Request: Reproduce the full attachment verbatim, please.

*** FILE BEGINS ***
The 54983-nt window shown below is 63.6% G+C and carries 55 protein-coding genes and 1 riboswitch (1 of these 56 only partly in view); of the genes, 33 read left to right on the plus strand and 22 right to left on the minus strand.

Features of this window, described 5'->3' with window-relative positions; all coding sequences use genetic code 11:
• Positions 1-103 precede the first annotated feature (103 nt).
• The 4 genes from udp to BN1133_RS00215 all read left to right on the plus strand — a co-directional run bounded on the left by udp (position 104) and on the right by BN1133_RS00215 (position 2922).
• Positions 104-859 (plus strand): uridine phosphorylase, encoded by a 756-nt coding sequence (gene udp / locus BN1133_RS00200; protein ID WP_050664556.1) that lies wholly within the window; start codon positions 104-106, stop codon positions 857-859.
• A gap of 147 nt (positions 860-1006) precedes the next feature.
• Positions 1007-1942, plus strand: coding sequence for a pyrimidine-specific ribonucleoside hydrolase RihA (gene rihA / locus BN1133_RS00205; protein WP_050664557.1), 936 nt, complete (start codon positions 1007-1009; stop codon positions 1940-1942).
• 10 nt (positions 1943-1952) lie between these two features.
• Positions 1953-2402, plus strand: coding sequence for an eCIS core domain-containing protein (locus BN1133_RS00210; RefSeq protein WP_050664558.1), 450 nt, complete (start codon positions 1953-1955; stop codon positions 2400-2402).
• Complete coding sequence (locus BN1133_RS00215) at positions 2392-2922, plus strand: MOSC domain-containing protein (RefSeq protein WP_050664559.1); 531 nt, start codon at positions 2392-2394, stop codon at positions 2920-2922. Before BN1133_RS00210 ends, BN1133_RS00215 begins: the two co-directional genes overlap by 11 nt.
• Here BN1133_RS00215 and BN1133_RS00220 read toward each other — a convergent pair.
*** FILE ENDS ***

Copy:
The 54983-nt window shown below is 63.6% G+C and carries 55 protein-coding genes and 1 riboswitch (1 of these 56 only partly in view); of the genes, 33 read left to right on the plus strand and 22 right to left on the minus strand.

Features of this window, described 5'->3' with window-relative positions; all coding sequences use genetic code 11:
• Positions 1-103 precede the first annotated feature (103 nt).
• The 4 genes from udp to BN1133_RS00215 all read left to right on the plus strand — a co-directional run bounded on the left by udp (position 104) and on the right by BN1133_RS00215 (position 2922).
• Positions 104-859 (plus strand): uridine phosphorylase, encoded by a 756-nt coding sequence (gene udp / locus BN1133_RS00200; protein ID WP_050664556.1) that lies wholly within the window; start codon positions 104-106, stop codon positions 857-859.
• A gap of 147 nt (positions 860-1006) precedes the next feature.
• Positions 1007-1942, plus strand: coding sequence for a pyrimidine-specific ribonucleoside hydrolase RihA (gene rihA / locus BN1133_RS00205; protein WP_050664557.1), 936 nt, complete (start codon positions 1007-1009; stop codon positions 1940-1942).
• 10 nt (positions 1943-1952) lie between these two features.
• Positions 1953-2402, plus strand: coding sequence for an eCIS core domain-containing protein (locus BN1133_RS00210; RefSeq protein WP_050664558.1), 450 nt, complete (start codon positions 1953-1955; stop codon positions 2400-2402).
• Complete coding sequence (locus BN1133_RS00215) at positions 2392-2922, plus strand: MOSC domain-containing protein (RefSeq protein WP_050664559.1); 531 nt, start codon at positions 2392-2394, stop codon at positions 2920-2922. Before BN1133_RS00210 ends, BN1133_RS00215 begins: the two co-directional genes overlap by 11 nt.
• Here BN1133_RS00215 and BN1133_RS00220 read toward each other — a convergent pair.